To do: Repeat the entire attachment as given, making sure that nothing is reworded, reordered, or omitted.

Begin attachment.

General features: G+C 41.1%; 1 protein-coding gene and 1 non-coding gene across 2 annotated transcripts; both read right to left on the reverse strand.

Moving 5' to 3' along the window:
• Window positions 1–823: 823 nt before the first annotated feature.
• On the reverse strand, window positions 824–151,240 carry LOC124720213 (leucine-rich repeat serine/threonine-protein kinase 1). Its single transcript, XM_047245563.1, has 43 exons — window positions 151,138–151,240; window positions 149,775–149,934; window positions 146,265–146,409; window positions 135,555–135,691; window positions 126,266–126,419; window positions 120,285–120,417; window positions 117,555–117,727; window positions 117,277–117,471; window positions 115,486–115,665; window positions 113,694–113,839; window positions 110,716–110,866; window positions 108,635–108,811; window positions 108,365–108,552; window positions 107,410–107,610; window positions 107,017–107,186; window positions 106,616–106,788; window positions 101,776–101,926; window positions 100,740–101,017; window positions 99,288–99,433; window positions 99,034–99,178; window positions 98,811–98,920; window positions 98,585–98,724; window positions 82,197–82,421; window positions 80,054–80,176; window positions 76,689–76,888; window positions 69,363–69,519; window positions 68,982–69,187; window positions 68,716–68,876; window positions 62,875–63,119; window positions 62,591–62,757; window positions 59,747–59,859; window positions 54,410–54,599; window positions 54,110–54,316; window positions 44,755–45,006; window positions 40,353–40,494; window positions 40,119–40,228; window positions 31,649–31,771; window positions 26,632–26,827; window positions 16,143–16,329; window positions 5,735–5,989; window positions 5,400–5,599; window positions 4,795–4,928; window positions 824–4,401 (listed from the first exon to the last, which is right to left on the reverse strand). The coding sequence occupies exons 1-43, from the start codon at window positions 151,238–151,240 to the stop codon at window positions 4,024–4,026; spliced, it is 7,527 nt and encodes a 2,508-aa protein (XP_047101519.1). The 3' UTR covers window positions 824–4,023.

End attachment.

General features: G+C 41.1%; 1 protein-coding gene and 1 non-coding gene across 2 annotated transcripts; both read right to left on the reverse strand.

Moving 5' to 3' along the window:
• Window positions 1–823: 823 nt before the first annotated feature.
• On the reverse strand, window positions 824–151,240 carry LOC124720213 (leucine-rich repeat serine/threonine-protein kinase 1). Its single transcript, XM_047245563.1, has 43 exons — window positions 151,138–151,240; window positions 149,775–149,934; window positions 146,265–146,409; window positions 135,555–135,691; window positions 126,266–126,419; window positions 120,285–120,417; window positions 117,555–117,727; window positions 117,277–117,471; window positions 115,486–115,665; window positions 113,694–113,839; window positions 110,716–110,866; window positions 108,635–108,811; window positions 108,365–108,552; window positions 107,410–107,610; window positions 107,017–107,186; window positions 106,616–106,788; window positions 101,776–101,926; window positions 100,740–101,017; window positions 99,288–99,433; window positions 99,034–99,178; window positions 98,811–98,920; window positions 98,585–98,724; window positions 82,197–82,421; window positions 80,054–80,176; window positions 76,689–76,888; window positions 69,363–69,519; window positions 68,982–69,187; window positions 68,716–68,876; window positions 62,875–63,119; window positions 62,591–62,757; window positions 59,747–59,859; window positions 54,410–54,599; window positions 54,110–54,316; window positions 44,755–45,006; window positions 40,353–40,494; window positions 40,119–40,228; window positions 31,649–31,771; window positions 26,632–26,827; window positions 16,143–16,329; window positions 5,735–5,989; window positions 5,400–5,599; window positions 4,795–4,928; window positions 824–4,401 (listed from the first exon to the last, which is right to left on the reverse strand). The coding sequence occupies exons 1-43, from the start codon at window positions 151,238–151,240 to the stop codon at window positions 4,024–4,026; spliced, it is 7,527 nt and encodes a 2,508-aa protein (XP_047101519.1). The 3' UTR covers window positions 824–4,023.